CHICAGO — Moving to meet state and national guidelines, but also to address some disturbing teenage health statistics, the Board of Education voted Wednesday to expand sex education in public schools.
"From a public-health standpoint, it's an absolute imperative," said Dr. Bechara Choucair, commissioner of the Chicago Department of Public Health. "It can no longer be limited to a few minutes over a few grade levels."
The program will largely be divided into kindergarten through fourth grade, with an emphasis on family life, and fifth grade through high school, covering complete sexual health.
Dr. Stephanie Whyte, chief health officer for Chicago Public Schools, presented statistics showing that Cook County ranks first nationally for rates of gonorrhea and syphilis among all counties and second in Chlamydia.
Teenagers made up more than a third of all Chicago gonorrhea and Chlamydia cases in 2011, she added, and human-immunodeficiency-virus cases in the city have risen 43 percent among teens since 2000.
According to Whyte, more than half of all CPS high-school students report having had sexual intercourse, 12 percent before the age of 13. More than a third reported not using a condom during their last sexual intercourse, and more than a quarter say they've never been taught about HIV.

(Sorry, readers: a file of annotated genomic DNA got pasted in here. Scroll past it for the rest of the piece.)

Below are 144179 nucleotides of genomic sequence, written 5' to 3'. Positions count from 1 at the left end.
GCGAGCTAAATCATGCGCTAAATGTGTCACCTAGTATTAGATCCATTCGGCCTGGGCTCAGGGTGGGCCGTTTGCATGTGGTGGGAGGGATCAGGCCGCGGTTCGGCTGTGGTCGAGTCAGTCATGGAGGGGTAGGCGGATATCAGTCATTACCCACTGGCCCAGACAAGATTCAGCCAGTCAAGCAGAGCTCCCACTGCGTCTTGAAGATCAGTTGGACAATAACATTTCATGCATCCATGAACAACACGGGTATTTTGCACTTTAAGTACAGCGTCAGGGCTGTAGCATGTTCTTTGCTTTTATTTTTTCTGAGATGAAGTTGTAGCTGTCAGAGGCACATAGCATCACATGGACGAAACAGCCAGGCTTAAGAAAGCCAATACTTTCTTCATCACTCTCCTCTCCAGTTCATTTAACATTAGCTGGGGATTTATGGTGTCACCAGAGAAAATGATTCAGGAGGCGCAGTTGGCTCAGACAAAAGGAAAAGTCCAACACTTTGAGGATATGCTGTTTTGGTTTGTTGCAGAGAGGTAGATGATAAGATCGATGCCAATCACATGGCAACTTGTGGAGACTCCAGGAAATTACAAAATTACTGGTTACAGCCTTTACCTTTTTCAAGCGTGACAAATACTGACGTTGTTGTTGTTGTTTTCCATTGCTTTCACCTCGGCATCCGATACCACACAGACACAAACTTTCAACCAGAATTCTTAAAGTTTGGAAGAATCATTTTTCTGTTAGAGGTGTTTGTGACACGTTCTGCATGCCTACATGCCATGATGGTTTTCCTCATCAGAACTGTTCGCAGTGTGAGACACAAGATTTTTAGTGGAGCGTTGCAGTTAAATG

CPS also reported 909 cases of sexual harassment or misconduct during the last school year.
Aldermen Deborah Graham (29th) and Ariel Reboyras (30th) joined in the public-comment session by stating the statistics could have been even more damning by citing the incidence among minority groups.
"Our communities need a rude awakening," Reboyras said.
Age-appropriate sex and family education will now be taught at all levels, Whyte said, not just with a concentration in fifth grade. "Parents are primary" in the process, she added, and would be apprised of everything their children would be taught at a given level. They will also be presented the opportunity to "opt out," should they so choose, "in accordance with state law."
Whyte said it would bring CPS into alignment with new state and national sex-ed guidelines approved last year.
The seven-member board seemed receptive to the new policy, but for Andrea Zopp taking issue with the Sexual Health Education acronym: SHE. She said sex education and sexual responsibility was not just a woman's concern, and it was unfortunate the acronym suggested that.